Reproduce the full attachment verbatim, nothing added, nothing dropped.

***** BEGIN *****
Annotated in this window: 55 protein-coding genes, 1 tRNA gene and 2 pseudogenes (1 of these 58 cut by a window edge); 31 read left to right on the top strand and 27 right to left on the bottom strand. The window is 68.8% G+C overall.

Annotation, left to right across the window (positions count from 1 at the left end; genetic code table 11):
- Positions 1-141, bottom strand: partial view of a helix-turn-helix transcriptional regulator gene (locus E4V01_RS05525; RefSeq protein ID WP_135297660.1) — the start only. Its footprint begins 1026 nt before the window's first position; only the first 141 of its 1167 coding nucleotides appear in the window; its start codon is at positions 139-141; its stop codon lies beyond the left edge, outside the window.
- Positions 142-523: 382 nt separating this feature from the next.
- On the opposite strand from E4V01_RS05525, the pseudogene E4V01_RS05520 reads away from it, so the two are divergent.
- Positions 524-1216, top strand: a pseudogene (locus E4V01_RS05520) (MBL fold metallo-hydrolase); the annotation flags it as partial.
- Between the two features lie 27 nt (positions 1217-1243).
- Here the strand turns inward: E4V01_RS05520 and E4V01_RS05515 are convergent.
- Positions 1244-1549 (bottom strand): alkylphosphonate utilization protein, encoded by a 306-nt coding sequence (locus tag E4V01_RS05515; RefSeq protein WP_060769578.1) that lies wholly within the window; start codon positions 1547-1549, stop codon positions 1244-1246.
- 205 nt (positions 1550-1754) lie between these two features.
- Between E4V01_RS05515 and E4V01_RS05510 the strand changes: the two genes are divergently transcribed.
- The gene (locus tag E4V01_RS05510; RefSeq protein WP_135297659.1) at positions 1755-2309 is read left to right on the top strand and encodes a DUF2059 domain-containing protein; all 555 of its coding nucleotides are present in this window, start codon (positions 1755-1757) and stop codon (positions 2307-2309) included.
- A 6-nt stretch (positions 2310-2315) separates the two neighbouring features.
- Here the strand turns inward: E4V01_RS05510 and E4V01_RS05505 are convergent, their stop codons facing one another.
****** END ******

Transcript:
Annotated in this window: 55 protein-coding genes, 1 tRNA gene and 2 pseudogenes (1 of these 58 cut by a window edge); 31 read left to right on the top strand and 27 right to left on the bottom strand. The window is 68.8% G+C overall.

Annotation, left to right across the window (positions count from 1 at the left end; genetic code table 11):
- Positions 1-141, bottom strand: partial view of a helix-turn-helix transcriptional regulator gene (locus E4V01_RS05525; RefSeq protein ID WP_135297660.1) — the start only. Its footprint begins 1026 nt before the window's first position; only the first 141 of its 1167 coding nucleotides appear in the window; its start codon is at positions 139-141; its stop codon lies beyond the left edge, outside the window.
- Positions 142-523: 382 nt separating this feature from the next.
- On the opposite strand from E4V01_RS05525, the pseudogene E4V01_RS05520 reads away from it, so the two are divergent.
- Positions 524-1216, top strand: a pseudogene (locus E4V01_RS05520) (MBL fold metallo-hydrolase); the annotation flags it as partial.
- Between the two features lie 27 nt (positions 1217-1243).
- Here the strand turns inward: E4V01_RS05520 and E4V01_RS05515 are convergent.
- Positions 1244-1549 (bottom strand): alkylphosphonate utilization protein, encoded by a 306-nt coding sequence (locus tag E4V01_RS05515; RefSeq protein WP_060769578.1) that lies wholly within the window; start codon positions 1547-1549, stop codon positions 1244-1246.
- 205 nt (positions 1550-1754) lie between these two features.
- Between E4V01_RS05515 and E4V01_RS05510 the strand changes: the two genes are divergently transcribed.
- The gene (locus tag E4V01_RS05510; RefSeq protein WP_135297659.1) at positions 1755-2309 is read left to right on the top strand and encodes a DUF2059 domain-containing protein; all 555 of its coding nucleotides are present in this window, start codon (positions 1755-1757) and stop codon (positions 2307-2309) included.
- A 6-nt stretch (positions 2310-2315) separates the two neighbouring features.
- Here the strand turns inward: E4V01_RS05510 and E4V01_RS05505 are convergent, their stop codons facing one another.